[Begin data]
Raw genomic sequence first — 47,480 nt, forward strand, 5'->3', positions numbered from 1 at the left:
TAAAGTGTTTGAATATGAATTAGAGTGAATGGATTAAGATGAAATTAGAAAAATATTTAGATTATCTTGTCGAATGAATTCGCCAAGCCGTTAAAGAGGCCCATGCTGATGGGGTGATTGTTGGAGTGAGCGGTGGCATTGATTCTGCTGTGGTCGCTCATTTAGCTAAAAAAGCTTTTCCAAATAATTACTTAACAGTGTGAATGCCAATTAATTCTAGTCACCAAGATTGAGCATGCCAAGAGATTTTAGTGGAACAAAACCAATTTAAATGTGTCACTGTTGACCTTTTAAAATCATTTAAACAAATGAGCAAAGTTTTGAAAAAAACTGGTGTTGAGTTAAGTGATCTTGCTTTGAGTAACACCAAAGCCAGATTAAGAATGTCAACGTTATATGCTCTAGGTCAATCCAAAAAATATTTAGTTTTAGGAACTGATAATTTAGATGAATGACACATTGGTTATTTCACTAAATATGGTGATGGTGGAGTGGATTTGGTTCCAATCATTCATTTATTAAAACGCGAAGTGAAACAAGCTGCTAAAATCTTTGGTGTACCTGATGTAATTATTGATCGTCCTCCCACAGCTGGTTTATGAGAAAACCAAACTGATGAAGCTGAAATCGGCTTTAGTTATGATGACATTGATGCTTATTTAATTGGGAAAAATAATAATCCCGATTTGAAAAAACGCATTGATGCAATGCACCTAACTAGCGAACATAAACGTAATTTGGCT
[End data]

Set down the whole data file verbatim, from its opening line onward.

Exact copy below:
Raw genomic sequence first — 47,480 nt, forward strand, 5'->3', positions numbered from 1 at the left:
TAAAGTGTTTGAATATGAATTAGAGTGAATGGATTAAGATGAAATTAGAAAAATATTTAGATTATCTTGTCGAATGAATTCGCCAAGCCGTTAAAGAGGCCCATGCTGATGGGGTGATTGTTGGAGTGAGCGGTGGCATTGATTCTGCTGTGGTCGCTCATTTAGCTAAAAAAGCTTTTCCAAATAATTACTTAACAGTGTGAATGCCAATTAATTCTAGTCACCAAGATTGAGCATGCCAAGAGATTTTAGTGGAACAAAACCAATTTAAATGTGTCACTGTTGACCTTTTAAAATCATTTAAACAAATGAGCAAAGTTTTGAAAAAAACTGGTGTTGAGTTAAGTGATCTTGCTTTGAGTAACACCAAAGCCAGATTAAGAATGTCAACGTTATATGCTCTAGGTCAATCCAAAAAATATTTAGTTTTAGGAACTGATAATTTAGATGAATGACACATTGGTTATTTCACTAAATATGGTGATGGTGGAGTGGATTTGGTTCCAATCATTCATTTATTAAAACGCGAAGTGAAACAAGCTGCTAAAATCTTTGGTGTACCTGATGTAATTATTGATCGTCCTCCCACAGCTGGTTTATGAGAAAACCAAACTGATGAAGCTGAAATCGGCTTTAGTTATGATGACATTGATGCTTATTTAATTGGGAAAAATAATAATCCCGATTTGAAAAAACGCATTGATGCAATGCACCTAACTAGCGAACATAAACGTAATTTGGCT